Title of Post: How Dell Stormed into Social Media-Driven Idea Generation
Organization Name: Dell
Industry: Information Technology (IT)
Name of Contact: Multiple calls for comments not returned over 5 days.
CEO: Michael Dell
Web references: crowdsourcingweek.com, Forbes.com, dell.com, ideastorm.com, wired.com
Given the unprecedented advances that technology has made over the past few decades, it has become clear that the only limit to what can be accomplished lies in the confines of the human imagination. That despite the marvels of technology and engineering, it is still a process governed by humans’ ability to conceive and imagine what is possible. Hence, in the modern world, ideas are the new currency in technology. The science of IT is merely providing more efficient ways for ideas to be developed and actualized.
So if ideas and concepts are the most valuable resources in the technology world, what are the best ways to mine for these gems? Enter crowdsourcing.
By definition, crowdsourcing is a means to obtain information and input by enlisting the services of a number of people, typically via the Internet. Put another way, it is using groups of people of generate ideas and thoughts, all communicated online. “Using the talents of the crowd.” (Jeff Howe, The Rise of Crowdsourcing, Wired Magazine, 2006)
It is this crowdsourcing concept that lies beneath the quickest growing form of product development and innovation in business today. It is businesses seeking input from its consumers – and user communities overall – to help generate ideas and concepts for their products and services, and the medium to collect this information is social media. Going to the people, to get ideas from these people, for products and services that are created for these people.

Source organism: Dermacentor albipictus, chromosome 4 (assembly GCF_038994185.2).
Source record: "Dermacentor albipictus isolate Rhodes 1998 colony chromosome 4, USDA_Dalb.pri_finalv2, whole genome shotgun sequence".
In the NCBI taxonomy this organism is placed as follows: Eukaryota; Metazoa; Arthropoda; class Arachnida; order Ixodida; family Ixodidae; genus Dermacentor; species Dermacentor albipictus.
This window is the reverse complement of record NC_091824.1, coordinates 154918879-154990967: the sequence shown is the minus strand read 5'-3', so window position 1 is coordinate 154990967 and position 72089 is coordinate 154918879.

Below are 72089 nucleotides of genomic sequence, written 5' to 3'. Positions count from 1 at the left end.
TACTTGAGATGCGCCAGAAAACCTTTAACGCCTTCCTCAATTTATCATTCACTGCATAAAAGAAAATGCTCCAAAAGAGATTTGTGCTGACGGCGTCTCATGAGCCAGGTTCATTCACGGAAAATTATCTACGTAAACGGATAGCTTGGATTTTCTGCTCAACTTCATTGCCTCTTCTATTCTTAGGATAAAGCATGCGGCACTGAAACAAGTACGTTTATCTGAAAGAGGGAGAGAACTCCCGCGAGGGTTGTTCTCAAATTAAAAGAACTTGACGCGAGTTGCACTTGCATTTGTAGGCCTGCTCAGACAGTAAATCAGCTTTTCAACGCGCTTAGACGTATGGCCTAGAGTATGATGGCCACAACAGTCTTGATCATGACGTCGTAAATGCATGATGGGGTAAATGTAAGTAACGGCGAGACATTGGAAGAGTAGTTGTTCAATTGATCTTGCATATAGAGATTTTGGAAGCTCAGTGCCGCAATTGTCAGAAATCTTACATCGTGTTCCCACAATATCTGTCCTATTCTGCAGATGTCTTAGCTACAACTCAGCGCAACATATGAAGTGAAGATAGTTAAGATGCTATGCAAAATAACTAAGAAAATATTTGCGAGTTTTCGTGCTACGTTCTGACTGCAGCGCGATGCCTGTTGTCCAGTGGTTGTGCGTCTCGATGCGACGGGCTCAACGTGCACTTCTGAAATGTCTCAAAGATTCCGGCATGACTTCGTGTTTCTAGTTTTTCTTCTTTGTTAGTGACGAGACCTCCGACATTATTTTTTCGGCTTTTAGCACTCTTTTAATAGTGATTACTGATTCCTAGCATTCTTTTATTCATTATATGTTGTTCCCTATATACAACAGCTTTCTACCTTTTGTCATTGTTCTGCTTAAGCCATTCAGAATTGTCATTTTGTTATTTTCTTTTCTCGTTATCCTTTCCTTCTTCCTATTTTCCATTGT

One company in particular has used this approach with great success, going so far as to establish a complete division to look after the process. Dell, with their IdeaStorm group, originally set out to create an online suggestion box, but eventually created, not just an industry-leading process, but THE industry-leading process for soliciting ideas and feedback from their communities of users.
But the road to becoming the model for ideation and innovation was a winding one. What started out as a feedback device, evolved to the point where it appeared to have run its course, until revitalized by Bill Johnson, a social media and online communities expert who was tasked with “dealing with” IdeaStorm. And while Johnson struggled through process and perception issues, he ultimately came to recognize the change that would govern how organizations approach social media to this day. He realized that the process of seeking input from users had a shelf life if the users did not feel that their input was being legitimately considered and discussed. Johnson subsequently opted to enter the conversations – to become a contributing member of the community it had created, thus establishing the beginning of businesses creating communities of users, where, as Shel Israel said in Forbes magazine, Johnson transitioned the process from a “message-sending monologue into company-customer dialogue“.
This evolution was the catalyst for bringing together business with online communities, a world where discussion and dialogue were the keys to ideation and innovation. Where users and supporters of Dell could have a voice in the discourse that surrounded new products, product tweaks, and user needs. These conversations eventually became the go-to places for users, and social media became the hosts to these discussions.